Thermodynamic sensitivities in observed and simulated extreme-rain-producing mesoscale convective systems

Wednesday, 16 December 2015: 16:45
3006 (Moscone West)
Russ S Schumacher, Colorado State University, Fort Collins, CO, United States and John M. Peters, Colorado State University, Department of Atmospheric Science, Fort Collins, CO, United States
Mesoscale convective systems (MCSs) are responsible for a large fraction of warm-season extreme rainfall events over the continent
al United States, as well as other midlatitude regions globally. The rainfall production in these MCSs is determined by numerous
factors, including the large-scale forcing for ascent, the organization of the convection, cloud microphysical processes, and the
surrounding thermodynamic and kinematic environment. Furthermore, heavy-rain-producing MCSs are most common at night, which means
 that well-studied mechanisms for MCS maintenance and organization such as cold pools (gravity currents) are not always at work.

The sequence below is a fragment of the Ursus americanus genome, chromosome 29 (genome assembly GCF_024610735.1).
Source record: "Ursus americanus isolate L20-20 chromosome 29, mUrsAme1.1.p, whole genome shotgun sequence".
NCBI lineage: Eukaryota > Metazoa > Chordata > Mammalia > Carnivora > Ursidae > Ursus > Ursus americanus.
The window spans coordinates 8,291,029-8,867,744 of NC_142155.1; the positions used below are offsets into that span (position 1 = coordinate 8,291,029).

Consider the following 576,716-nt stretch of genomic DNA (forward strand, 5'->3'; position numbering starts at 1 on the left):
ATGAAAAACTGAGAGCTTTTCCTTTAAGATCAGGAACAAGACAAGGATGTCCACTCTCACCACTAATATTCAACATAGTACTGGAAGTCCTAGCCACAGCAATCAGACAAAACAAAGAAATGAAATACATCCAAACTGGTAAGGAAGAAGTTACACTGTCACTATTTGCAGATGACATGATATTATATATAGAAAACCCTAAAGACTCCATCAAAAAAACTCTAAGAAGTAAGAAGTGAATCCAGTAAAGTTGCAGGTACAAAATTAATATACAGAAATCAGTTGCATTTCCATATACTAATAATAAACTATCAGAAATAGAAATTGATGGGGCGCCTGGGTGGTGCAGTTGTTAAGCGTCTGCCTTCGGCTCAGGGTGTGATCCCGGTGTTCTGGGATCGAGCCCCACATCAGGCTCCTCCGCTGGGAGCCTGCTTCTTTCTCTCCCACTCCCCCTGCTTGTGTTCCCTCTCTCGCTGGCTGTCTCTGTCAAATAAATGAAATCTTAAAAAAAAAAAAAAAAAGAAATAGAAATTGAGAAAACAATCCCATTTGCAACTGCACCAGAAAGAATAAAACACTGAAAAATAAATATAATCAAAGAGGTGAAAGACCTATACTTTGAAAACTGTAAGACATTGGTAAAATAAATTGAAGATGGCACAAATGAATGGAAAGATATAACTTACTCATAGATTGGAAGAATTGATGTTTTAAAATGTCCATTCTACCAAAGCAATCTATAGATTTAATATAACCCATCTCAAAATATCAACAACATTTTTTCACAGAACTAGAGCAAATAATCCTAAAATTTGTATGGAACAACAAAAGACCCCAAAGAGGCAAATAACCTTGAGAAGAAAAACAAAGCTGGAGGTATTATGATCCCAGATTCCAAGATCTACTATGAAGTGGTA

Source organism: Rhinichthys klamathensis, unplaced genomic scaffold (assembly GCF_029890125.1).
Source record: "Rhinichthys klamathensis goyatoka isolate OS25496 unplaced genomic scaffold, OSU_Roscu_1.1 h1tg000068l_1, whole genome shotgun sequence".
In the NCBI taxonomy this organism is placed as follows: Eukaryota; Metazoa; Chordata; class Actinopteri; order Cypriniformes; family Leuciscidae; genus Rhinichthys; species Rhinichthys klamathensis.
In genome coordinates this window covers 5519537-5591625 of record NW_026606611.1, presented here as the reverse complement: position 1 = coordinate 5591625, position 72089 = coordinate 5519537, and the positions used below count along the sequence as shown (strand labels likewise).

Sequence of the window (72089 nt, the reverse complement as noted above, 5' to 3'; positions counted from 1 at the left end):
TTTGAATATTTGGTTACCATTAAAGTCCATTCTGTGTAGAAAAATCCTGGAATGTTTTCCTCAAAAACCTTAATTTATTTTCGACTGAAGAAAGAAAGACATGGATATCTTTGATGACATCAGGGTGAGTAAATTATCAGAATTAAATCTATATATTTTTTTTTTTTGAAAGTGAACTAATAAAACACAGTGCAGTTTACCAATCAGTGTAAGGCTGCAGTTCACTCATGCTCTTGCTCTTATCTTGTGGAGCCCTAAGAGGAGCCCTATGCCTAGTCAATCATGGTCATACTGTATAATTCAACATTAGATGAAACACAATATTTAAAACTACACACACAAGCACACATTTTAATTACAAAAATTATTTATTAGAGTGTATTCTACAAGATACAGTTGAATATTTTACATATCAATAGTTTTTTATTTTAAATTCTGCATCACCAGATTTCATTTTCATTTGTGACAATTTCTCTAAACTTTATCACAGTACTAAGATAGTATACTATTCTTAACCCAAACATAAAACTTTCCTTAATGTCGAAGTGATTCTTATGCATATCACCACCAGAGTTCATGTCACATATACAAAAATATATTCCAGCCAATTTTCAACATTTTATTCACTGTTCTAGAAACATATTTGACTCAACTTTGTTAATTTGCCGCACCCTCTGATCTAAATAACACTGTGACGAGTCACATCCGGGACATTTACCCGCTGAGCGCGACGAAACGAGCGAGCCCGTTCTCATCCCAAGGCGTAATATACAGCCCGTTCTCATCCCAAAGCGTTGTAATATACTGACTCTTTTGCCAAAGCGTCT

In this study, we use numerical model simulations and recent field observations to investigate the sensitivity of low-level MCS s
tructures, and their influences on rainfall, to the details of the thermodynamic environment. In particular, small alterations to
 the initial conditions in idealized and semi-idealized simulations result in comparatively large precipitation changes, both in t
erms of the intensity and the spatial distribution. The uncertainties in the thermodynamic enviroments in the model simulations w
ill be compared with high-resolution observations from the Plains Elevated Convection At Night (PECAN) field experiment in 2015. 
The results have implications for the paradigms of "surface-based" versus "elevated" convection, as well as for the predictability
 of warm-season convective rainfall.